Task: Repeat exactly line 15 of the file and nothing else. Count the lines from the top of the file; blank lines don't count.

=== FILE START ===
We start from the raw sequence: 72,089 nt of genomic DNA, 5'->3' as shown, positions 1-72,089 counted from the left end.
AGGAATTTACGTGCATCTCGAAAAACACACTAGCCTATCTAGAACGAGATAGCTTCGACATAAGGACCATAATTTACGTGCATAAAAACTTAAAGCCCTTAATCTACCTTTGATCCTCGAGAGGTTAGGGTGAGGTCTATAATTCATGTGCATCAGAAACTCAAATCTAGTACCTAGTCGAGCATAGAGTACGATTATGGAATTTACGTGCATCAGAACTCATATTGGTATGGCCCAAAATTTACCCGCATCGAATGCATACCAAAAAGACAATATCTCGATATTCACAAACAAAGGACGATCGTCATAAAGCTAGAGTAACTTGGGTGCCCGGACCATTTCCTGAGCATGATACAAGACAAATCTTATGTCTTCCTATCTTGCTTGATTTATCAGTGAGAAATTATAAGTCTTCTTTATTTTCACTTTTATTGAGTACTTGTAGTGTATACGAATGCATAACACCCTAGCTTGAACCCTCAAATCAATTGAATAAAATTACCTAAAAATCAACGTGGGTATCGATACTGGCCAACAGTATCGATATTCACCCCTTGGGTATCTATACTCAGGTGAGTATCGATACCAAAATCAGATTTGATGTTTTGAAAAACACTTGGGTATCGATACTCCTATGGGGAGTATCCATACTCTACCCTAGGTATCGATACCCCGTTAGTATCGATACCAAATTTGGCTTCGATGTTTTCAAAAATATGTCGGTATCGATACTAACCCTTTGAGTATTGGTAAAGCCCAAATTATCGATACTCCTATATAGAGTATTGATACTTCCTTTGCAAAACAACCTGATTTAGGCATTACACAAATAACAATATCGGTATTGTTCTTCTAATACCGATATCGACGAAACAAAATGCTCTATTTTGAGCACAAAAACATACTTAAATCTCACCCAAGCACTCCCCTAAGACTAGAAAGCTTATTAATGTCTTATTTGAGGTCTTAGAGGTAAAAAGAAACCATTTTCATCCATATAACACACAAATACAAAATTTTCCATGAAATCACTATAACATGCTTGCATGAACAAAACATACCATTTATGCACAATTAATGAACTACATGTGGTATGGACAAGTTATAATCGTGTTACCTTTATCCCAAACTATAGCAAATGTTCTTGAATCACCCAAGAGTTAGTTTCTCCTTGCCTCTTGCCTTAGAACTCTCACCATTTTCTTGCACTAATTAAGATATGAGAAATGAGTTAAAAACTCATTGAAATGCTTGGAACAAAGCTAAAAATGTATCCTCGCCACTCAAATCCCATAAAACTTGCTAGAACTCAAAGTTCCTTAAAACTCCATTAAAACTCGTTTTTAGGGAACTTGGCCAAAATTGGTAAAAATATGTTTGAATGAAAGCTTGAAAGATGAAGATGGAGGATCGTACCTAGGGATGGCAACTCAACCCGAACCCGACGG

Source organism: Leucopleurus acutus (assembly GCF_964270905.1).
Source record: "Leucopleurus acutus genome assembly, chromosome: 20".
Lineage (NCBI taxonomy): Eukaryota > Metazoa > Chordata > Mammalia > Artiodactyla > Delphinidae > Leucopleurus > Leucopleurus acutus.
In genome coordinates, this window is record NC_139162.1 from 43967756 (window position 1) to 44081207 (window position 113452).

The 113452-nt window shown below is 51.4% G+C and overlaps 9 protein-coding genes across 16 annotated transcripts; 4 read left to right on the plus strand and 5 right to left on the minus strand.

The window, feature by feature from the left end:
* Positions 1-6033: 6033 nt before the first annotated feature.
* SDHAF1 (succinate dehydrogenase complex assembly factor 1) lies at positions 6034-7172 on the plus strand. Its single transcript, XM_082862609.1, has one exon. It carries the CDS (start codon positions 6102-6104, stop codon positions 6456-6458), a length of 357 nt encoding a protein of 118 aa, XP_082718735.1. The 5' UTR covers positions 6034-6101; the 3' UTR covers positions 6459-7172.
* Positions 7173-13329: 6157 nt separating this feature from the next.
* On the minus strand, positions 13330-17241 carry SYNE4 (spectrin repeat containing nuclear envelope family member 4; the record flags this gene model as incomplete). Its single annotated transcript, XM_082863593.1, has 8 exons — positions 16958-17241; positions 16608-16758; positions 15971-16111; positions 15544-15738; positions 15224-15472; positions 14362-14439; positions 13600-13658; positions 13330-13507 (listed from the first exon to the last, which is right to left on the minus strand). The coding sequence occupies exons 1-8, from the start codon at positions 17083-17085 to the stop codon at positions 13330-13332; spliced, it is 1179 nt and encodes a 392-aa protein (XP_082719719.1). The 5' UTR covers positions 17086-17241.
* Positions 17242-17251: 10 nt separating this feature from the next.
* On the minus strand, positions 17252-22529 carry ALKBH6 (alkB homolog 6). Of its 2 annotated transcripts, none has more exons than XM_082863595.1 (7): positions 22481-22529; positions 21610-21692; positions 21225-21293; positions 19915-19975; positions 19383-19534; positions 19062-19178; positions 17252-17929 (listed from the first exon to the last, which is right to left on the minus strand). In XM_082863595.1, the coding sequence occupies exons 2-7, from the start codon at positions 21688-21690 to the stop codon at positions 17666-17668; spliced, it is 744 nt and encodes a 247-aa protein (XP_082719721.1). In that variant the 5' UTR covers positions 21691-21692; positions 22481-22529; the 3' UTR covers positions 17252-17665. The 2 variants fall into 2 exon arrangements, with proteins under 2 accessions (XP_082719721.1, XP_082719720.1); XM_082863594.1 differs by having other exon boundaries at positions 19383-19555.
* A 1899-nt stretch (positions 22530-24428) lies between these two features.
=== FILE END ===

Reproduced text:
* A 1899-nt stretch (positions 22530-24428) lies between these two features.